The Carna botnet, more formally known as the Internet Census 2012, stirred up a hornet’s nest of controversy when it was unveiled in March to a number of popular security mailing lists. An unidentified researcher had found more than 420,000 embedded devices that were accessible online with default credentials, uploaded a small binary to those devices and used them to conduct an Internet scan of the IPv4 address space.

Questions about the ethics and legality of the project quickly surfaced, as did the realization that there was a massive amount of data waiting to be analyzed, and potentially millions of vulnerable enterprise network devices, industrial control systems and home networking gear that needed patching.

Parth Shukla, a relatively new member of Australia’s AusCERT, was one of the first to pore through the data collected by Carna. He received an uncompressed 910 MB  file from the researcher that held approximately 1.2 million rows of information, and after restructuring the data in order to properly analyze it, he quickly realized that there was immediate need to share his findings publicly.

“Public awareness; it was my duty to get this information out there and make people aware that it’s pretty bad,” Shukla said.

Shukla presented his research last week at an AusCERT event in Australia last week and told Threatpost today that he has begun sharing country- and region-specific data with local CERTs that have made requests.

“I heard about the project about a week after it was published and my first thought was that this was a historic moment because we had captured the state of the Internet at the end of IPv4,” Shukla said. “That was my first reaction, that it was awesome. The information is out there; the bad guys know it and are using it, let’s do something with it.”

Several things immediately stood out as Shukla’s research progressed, most eye-popping was the speed and ease at which one could find vulnerable devices, not to mention the number of ownable machines that are sitting online.  For example, finding a vulnerable device worldwide scanning at a rate of 10 IPs per second would take just under five minutes. Narrowing the scope to China, for example—which had the largest number of IPs in the Carna data—a vulnerable device would pop up every 46 seconds scanning at the same rate of 10 IPs per second. Shukla found on average one vulnerable device for every 456 IP addresses and 1.79 subnets in China. And China may not be the worst offender, he said basing that theory on the fact that other countries have a worse infected-to-allocated-IP ratio.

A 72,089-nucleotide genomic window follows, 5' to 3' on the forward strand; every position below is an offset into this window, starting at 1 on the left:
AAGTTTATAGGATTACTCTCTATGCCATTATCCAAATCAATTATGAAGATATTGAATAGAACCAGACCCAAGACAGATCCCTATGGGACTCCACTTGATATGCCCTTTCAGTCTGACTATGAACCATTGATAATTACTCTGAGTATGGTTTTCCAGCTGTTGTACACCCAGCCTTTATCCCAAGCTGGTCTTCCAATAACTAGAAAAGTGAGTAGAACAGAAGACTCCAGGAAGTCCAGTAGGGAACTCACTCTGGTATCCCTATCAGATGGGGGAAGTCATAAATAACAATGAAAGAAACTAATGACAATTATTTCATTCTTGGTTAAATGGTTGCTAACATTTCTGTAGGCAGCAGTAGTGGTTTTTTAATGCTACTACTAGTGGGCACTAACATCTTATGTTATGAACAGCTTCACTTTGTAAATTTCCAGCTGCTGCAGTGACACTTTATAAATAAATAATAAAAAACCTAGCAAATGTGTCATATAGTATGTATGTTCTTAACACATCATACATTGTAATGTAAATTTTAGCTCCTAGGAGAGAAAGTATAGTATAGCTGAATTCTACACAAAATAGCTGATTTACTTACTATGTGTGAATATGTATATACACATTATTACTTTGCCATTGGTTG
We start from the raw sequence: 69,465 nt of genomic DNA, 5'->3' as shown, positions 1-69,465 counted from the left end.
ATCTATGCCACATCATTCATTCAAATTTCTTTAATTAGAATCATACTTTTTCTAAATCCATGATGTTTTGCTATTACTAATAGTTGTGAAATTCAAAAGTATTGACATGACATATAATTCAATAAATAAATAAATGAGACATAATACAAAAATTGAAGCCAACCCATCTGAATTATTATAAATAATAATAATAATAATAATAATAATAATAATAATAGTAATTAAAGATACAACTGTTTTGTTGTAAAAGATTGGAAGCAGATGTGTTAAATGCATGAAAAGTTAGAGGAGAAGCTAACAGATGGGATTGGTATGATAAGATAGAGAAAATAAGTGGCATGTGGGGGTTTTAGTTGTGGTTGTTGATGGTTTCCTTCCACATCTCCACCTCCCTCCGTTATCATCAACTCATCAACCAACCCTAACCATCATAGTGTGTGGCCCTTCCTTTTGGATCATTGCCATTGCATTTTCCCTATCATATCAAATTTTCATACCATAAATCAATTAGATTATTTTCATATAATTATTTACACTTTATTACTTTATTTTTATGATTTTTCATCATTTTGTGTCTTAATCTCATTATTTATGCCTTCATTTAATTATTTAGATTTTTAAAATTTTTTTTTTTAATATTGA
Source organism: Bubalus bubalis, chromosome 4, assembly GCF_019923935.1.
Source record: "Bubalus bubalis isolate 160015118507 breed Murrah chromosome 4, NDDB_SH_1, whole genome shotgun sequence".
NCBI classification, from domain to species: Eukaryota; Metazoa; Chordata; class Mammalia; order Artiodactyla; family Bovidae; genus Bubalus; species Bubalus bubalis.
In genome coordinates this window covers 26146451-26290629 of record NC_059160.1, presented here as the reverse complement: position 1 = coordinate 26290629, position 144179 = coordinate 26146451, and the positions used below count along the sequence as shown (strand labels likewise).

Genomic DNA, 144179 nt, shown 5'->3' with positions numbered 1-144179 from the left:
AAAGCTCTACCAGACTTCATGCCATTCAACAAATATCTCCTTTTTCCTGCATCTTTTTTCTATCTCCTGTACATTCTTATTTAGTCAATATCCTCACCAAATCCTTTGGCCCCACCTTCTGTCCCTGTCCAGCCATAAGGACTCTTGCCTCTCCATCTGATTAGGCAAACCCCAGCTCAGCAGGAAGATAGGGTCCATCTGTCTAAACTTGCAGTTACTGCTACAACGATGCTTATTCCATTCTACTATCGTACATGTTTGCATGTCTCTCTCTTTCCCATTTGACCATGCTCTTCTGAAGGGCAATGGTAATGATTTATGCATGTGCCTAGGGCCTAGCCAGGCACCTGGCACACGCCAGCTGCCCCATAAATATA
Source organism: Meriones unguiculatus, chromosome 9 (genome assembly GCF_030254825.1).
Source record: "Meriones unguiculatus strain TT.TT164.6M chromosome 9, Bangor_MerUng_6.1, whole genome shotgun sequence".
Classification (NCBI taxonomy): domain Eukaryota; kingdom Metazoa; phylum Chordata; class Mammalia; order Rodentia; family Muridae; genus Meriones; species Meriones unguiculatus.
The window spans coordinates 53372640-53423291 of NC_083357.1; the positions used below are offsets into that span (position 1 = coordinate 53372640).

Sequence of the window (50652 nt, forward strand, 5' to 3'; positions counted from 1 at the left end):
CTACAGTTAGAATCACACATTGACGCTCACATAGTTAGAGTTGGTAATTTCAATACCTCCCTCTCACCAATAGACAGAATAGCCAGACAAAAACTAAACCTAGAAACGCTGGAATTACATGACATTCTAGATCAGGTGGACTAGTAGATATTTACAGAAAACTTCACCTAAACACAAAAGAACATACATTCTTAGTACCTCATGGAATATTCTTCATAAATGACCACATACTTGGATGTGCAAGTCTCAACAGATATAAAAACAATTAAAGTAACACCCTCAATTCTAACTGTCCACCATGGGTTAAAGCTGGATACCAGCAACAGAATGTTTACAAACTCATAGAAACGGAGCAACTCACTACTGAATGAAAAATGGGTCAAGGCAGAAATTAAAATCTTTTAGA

“Of the 1.2 million devices, more than half are in China (57 percent),” Shukla said, adding that he understands his analysis could make China a target. But with tools such as the Shodan search engine that accomplish the same thing coupled with the realization that most of the devices in the Carna report are likely owned that it was imperative to share the analysis. “That’s an important figure to pitch at people. Fifty seconds and we have a device with a default credential over Telnet; admin/admin and you’re in.”

The creator of Internet Census 2012 developed a binary that was uploaded to the insecure devices found during the scan to look for other devices. The binary included a Telnet scanner that would fire different default login combinations at the devices such as root/root or admin/admin, or would attempt to access devices without a password. The binary also included a manager that would provide the scanner with IP address ranges and then upload them to an IP address.

“We deployed our binary on IP addresses we had gathered from our sample data and started scanning on port 23 (Telnet) on every IPv4 address. Our telnet scanner was also started on every newly found device, so the complete scan took only roughly one night. We stopped the automatic deployment after our binary was started on approximately thirty thousand devices,” the researcher said in his paper. “The completed scan proved our assumption was true. There were in fact several hundred thousand unprotected devices on the Internet making it possible to build a super-fast distributed port scanner.”

Shukla hopes that manufacturers of networking gear who send products to market with default credentials will be among the first to heed his call to change the current state of affairs. While he is sharing his data with other CERTs and ISPs/telcos, he’s finding some pushback because the data does not come with timestamp information restricting the means in which providers that use DHCP, for example, can address the issue.

“I’ve spent days giving people data and pointers on how to use it,” Shukla said, adding that he hopes manufacturers will be among the first to act. “Hopefully CERTs in those countries can go to manufacturers with this data and tell them that, for example, ‘50 percent of the devices in our country are yours, what are you going to do about it?’ ”

Shukla said his next step would be to analyze the traceroutes of the vulnerable devices, as well as some anomalous data such as some of the same IP records appearing in more than one country. He also hopes to deliver continent-specific data.

“I want to put together as much information for most of the CERTs to be able to do something about it,” he said. “There’s still quite a lot of analysis left to be done.”

 

Updated to correct the size of the uncompressed file received by Parth Shukla to 910 MB. The previous report of 9 TB is the size of the uncompressed public torrent.

Categories: Vulnerabilities